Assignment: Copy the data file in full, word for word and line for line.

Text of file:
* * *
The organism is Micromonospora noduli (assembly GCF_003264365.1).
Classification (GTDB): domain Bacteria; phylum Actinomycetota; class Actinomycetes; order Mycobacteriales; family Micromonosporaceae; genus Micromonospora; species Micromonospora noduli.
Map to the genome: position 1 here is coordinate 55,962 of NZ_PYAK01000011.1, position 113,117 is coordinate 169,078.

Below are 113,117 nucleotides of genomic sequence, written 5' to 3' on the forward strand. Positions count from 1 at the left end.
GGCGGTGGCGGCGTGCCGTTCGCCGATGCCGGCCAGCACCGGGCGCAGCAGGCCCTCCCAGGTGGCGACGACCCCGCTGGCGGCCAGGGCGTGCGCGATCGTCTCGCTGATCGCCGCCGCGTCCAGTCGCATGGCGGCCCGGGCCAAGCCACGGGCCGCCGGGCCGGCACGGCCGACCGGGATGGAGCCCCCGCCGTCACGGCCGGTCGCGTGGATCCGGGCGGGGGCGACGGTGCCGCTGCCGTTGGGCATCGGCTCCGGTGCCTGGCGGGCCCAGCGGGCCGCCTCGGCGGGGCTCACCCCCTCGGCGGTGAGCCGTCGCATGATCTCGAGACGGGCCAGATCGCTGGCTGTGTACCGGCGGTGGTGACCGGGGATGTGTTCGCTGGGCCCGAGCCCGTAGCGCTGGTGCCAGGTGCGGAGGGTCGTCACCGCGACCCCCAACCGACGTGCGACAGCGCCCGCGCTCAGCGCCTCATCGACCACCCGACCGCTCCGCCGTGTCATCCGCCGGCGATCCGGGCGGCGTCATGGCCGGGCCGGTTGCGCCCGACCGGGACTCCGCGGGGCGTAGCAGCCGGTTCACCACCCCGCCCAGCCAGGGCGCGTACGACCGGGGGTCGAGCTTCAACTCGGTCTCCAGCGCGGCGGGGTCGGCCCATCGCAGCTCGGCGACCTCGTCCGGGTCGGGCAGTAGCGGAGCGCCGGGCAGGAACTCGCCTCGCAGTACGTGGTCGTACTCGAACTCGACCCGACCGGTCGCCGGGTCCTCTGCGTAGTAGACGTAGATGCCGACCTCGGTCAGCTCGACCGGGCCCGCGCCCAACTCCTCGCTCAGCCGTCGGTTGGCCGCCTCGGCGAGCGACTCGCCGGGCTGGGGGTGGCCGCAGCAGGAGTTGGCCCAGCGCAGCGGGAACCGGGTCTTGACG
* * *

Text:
The organism is Micromonospora noduli (assembly GCF_003264365.1).
Classification (GTDB): domain Bacteria; phylum Actinomycetota; class Actinomycetes; order Mycobacteriales; family Micromonosporaceae; genus Micromonospora; species Micromonospora noduli.
Map to the genome: position 1 here is coordinate 55,962 of NZ_PYAK01000011.1, position 113,117 is coordinate 169,078.

Below are 113,117 nucleotides of genomic sequence, written 5' to 3' on the forward strand. Positions count from 1 at the left end.
GGCGGTGGCGGCGTGCCGTTCGCCGATGCCGGCCAGCACCGGGCGCAGCAGGCCCTCCCAGGTGGCGACGACCCCGCTGGCGGCCAGGGCGTGCGCGATCGTCTCGCTGATCGCCGCCGCGTCCAGTCGCATGGCGGCCCGGGCCAAGCCACGGGCCGCCGGGCCGGCACGGCCGACCGGGATGGAGCCCCCGCCGTCACGGCCGGTCGCGTGGATCCGGGCGGGGGCGACGGTGCCGCTGCCGTTGGGCATCGGCTCCGGTGCCTGGCGGGCCCAGCGGGCCGCCTCGGCGGGGCTCACCCCCTCGGCGGTGAGCCGTCGCATGATCTCGAGACGGGCCAGATCGCTGGCTGTGTACCGGCGGTGGTGACCGGGGATGTGTTCGCTGGGCCCGAGCCCGTAGCGCTGGTGCCAGGTGCGGAGGGTCGTCACCGCGACCCCCAACCGACGTGCGACAGCGCCCGCGCTCAGCGCCTCATCGACCACCCGACCGCTCCGCCGTGTCATCCGCCGGCGATCCGGGCGGCGTCATGGCCGGGCCGGTTGCGCCCGACCGGGACTCCGCGGGGCGTAGCAGCCGGTTCACCACCCCGCCCAGCCAGGGCGCGTACGACCGGGGGTCGAGCTTCAACTCGGTCTCCAGCGCGGCGGGGTCGGCCCATCGCAGCTCGGCGACCTCGTCCGGGTCGGGCAGTAGCGGAGCGCCGGGCAGGAACTCGCCTCGCAGTACGTGGTCGTACTCGAACTCGACCCGACCGGTCGCCGGGTCCTCTGCGTAGTAGACGTAGATGCCGACCTCGGTCAGCTCGACCGGGCCCGCGCCCAACTCCTCGCTCAGCCGTCGGTTGGCCGCCTCGGCGAGCGACTCGCCGGGCTGGGGGTGGCCGCAGCAGGAGTTGGCCCAGCGCAGCGGGAACCGGGTCTTGACG